Shakira's powerful, and that's no lie

"We're going to make a little arrangement," said Colombian pop singer Shakira early in her sold-out Thursday evening show at Madison Square Garden. "I'm going to be up here singing and dancing and playing and doing all the required stuff. What I want you to do is have fun." It seemed like a bargain, but Shakira comported herself with such vigor and joy and enthusiasm over the course of the hour-and-forty-five-minute show that it was often hard to tell just who had gotten the better part of the deal.

This is a testament to Shakira's charisma and her long history as a performer. Though she's been making records since the early '90s, it was her 2001 English-language debut, "Laundry Service," that catapulted her into super-stardom. A giddy, raucous mash-up of rock, pop, salsa and reggaeton, the album had an impish curiosity and a willingness to push against genre boundaries until they start to give. If her latest album, "Oral Fixation Vol. 2," isn't quite as fun, it's only because it attempts less, skewing more toward Western rock and pop and offering less in the way of experimentation. So much the better then that Shakira tread lightly over the new material in favor of a set that showcased both the breadth of her catalog and her charisma and agility as a frontwoman. As befitting an international pop star, roughly half of Thursday's show was sung in Spanish, with the strongest material coming from her earliest records. "Inevitable" built slowly to a stormy conclusion, and "Ciega Sordomuda" was rousing and anthem-like, Shakira cheerfully and tirelessly galloping across the stage.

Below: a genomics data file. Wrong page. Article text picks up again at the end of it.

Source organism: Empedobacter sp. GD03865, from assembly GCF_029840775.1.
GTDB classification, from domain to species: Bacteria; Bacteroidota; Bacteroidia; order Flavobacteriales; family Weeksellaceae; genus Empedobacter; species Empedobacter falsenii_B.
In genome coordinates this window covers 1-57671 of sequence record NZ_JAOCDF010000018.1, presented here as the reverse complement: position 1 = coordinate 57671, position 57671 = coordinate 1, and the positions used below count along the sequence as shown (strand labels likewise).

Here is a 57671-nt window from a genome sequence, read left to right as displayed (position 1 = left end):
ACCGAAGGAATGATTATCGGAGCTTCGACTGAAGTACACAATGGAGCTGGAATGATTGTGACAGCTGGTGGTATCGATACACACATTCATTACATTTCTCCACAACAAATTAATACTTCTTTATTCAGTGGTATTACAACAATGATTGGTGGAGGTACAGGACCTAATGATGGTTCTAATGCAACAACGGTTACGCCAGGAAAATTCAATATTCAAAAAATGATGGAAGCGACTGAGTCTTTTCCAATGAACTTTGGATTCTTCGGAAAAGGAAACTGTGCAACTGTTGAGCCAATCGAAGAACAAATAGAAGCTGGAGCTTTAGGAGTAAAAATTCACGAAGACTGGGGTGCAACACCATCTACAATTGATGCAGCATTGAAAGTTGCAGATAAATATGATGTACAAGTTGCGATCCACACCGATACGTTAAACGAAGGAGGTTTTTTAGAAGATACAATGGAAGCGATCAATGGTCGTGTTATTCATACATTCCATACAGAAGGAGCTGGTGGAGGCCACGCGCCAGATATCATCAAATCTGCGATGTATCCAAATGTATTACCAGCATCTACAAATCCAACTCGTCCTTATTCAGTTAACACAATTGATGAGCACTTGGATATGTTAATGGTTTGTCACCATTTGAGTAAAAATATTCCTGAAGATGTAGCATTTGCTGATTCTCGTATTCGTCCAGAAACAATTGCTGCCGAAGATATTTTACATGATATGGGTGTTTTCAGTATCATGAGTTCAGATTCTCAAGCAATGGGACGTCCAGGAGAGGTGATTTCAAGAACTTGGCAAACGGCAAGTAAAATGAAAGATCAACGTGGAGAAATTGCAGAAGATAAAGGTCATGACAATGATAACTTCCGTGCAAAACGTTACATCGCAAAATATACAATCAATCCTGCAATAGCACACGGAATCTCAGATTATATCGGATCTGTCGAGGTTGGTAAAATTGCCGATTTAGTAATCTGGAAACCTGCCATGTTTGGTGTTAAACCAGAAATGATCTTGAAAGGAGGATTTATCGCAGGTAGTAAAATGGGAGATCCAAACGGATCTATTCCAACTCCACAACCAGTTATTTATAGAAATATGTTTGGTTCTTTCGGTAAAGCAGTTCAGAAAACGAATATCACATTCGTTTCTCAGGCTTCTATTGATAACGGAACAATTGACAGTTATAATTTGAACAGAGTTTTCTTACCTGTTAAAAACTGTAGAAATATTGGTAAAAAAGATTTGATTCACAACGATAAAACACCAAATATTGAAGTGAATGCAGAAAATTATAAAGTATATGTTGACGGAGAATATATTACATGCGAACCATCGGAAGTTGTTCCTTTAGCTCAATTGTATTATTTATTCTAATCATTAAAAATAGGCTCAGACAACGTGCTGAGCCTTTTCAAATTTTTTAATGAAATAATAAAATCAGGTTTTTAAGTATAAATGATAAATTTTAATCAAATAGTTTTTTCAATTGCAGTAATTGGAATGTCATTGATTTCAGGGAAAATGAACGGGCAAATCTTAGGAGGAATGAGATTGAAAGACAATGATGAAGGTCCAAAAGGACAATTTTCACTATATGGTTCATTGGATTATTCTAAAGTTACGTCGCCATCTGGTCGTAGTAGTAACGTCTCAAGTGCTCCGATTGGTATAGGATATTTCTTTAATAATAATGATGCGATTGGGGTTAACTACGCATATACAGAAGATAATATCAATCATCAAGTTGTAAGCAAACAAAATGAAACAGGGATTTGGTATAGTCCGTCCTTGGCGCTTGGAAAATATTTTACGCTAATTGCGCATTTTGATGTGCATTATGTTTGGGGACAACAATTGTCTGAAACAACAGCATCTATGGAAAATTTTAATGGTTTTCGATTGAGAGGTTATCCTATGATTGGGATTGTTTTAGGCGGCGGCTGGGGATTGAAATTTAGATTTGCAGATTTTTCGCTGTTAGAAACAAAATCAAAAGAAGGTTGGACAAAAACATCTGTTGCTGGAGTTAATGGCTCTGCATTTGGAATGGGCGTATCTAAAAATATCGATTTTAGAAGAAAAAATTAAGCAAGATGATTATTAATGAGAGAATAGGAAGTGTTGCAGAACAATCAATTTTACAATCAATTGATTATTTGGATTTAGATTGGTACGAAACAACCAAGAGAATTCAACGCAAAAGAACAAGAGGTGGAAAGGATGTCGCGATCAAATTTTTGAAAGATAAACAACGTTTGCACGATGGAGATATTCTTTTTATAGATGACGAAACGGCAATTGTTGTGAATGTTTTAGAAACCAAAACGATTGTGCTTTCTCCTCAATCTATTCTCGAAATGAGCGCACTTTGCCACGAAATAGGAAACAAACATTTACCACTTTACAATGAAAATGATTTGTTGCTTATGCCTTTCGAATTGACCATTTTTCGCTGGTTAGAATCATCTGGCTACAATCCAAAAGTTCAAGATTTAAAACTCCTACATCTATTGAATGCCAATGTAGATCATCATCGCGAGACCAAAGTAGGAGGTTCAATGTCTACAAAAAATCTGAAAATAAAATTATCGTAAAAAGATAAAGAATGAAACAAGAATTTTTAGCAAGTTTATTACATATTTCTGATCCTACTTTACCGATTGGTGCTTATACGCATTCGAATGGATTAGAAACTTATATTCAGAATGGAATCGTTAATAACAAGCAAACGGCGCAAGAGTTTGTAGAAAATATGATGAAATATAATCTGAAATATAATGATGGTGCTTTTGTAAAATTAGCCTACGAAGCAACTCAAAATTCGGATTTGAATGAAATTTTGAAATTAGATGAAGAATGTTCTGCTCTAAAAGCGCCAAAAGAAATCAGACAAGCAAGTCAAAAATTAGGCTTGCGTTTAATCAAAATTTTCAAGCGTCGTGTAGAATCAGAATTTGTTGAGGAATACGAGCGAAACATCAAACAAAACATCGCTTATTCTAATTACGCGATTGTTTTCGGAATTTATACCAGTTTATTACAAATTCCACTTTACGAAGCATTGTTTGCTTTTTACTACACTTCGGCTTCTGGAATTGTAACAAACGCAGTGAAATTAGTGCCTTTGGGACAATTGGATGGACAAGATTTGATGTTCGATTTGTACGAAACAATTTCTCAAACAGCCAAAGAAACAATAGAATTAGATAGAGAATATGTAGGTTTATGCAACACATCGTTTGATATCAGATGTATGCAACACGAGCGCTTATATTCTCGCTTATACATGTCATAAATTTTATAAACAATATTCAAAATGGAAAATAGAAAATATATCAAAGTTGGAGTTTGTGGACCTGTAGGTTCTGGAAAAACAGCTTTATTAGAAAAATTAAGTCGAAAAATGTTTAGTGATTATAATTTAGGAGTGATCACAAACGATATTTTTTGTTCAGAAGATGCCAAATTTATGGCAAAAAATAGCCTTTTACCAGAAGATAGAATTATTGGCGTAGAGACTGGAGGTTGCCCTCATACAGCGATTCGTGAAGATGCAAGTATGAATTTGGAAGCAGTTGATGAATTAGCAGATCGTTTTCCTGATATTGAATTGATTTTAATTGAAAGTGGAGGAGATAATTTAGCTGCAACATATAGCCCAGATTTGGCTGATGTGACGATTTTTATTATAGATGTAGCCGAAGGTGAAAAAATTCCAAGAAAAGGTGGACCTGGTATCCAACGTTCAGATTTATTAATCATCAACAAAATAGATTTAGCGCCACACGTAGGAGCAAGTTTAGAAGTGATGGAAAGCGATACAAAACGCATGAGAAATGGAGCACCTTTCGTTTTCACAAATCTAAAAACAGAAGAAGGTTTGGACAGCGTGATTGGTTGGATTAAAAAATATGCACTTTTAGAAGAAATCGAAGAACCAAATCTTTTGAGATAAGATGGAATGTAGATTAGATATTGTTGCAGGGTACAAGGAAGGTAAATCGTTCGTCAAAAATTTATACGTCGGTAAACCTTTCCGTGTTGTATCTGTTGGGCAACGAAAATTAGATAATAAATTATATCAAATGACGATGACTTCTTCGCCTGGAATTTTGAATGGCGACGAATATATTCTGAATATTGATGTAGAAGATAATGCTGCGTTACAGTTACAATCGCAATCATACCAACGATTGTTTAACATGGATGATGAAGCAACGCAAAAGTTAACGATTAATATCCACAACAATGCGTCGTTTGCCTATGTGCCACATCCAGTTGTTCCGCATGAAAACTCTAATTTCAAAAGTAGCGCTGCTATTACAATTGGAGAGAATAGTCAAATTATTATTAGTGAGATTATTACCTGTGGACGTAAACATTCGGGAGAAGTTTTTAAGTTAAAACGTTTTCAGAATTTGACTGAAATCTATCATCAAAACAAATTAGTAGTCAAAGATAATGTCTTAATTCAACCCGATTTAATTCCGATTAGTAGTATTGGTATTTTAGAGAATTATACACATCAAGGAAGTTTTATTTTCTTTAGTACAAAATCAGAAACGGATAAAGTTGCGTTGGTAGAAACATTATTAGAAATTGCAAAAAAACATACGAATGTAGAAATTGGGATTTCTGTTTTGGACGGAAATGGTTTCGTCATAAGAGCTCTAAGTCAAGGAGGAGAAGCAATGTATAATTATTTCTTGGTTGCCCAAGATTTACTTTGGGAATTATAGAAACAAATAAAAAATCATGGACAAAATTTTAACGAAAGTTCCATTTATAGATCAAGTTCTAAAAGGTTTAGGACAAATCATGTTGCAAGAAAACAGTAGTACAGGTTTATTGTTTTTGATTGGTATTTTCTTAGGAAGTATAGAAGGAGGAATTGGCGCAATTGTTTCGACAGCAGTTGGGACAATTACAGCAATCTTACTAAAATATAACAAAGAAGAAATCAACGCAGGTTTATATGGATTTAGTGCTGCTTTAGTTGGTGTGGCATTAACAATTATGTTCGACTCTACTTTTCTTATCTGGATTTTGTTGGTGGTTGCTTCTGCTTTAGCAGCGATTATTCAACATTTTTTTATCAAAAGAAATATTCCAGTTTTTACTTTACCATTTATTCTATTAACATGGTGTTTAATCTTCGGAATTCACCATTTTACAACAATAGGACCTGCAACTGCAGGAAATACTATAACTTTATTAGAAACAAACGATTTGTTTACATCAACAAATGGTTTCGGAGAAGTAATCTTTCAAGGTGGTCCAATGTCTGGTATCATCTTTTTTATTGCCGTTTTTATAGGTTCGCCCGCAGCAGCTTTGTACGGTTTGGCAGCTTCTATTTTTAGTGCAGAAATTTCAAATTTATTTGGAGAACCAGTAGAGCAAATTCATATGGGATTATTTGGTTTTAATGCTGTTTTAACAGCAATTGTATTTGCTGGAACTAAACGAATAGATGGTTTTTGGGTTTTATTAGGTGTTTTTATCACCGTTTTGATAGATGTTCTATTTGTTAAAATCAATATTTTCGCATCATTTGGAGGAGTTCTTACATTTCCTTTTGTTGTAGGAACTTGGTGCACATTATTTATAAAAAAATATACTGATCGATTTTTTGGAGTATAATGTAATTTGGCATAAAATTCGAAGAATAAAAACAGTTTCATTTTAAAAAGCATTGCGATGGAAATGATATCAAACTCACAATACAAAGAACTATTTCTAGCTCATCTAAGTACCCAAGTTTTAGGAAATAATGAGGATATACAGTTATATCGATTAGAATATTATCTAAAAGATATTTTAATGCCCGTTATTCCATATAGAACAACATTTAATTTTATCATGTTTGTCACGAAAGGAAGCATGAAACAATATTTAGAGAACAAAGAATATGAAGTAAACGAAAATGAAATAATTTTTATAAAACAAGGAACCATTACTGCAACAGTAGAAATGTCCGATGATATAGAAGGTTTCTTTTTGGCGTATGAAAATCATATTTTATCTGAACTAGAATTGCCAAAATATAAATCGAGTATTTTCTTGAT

For someone who has lately gained a degree of notoriety for her ability to swivel, Thursday's show was surprisingly light on dancing.

Shakira's movements were mostly slow and controlled, and she opted for an occasional sweep of the leg or arching of the back while restricting more elaborate choreography to two brief, concentrated set pieces. She seemed far more at ease playing the frontwoman, donning a guitar for "Don't Bother" and inviting Spanish pop star Alejandro Sanz to join her seven-piece band for a snarling rendition of "La Tortura."

Shakira's current hit came last, as current hits often do. A duet with Wyclef Jean of the Fugees, "Hips Don't Lie," is without question the year's most ubiquitous song, dominating airwaves for the better part of the summer. The song itself has a curious history: It began as a Jean contribution to the soundtrack for the blink-and-you'll-miss-it 2004 sequel to "Dirty Dancing" before being hastily retooled as a Shakira showcase. Watching the pair perform it on Thursday, in the middle of a troupe of belly dancers and amid a shower of multicolored confetti, it was surprisingly easy to spot the surgery.

Shakira is the tempest at the center of her own songs, but in "Hips" she's reduced to an afterthought, a squiggle of vocal and a clunky chorus hook. After nearly two hours of strength and power, gyrating and cooing and playing kittenish foil to Jean seemed painfully beneath her. Shakira. Terrifically tempestuous. With Wyclef Jean. Seen Thursday at Madison Square Garden.

Taken from newsday

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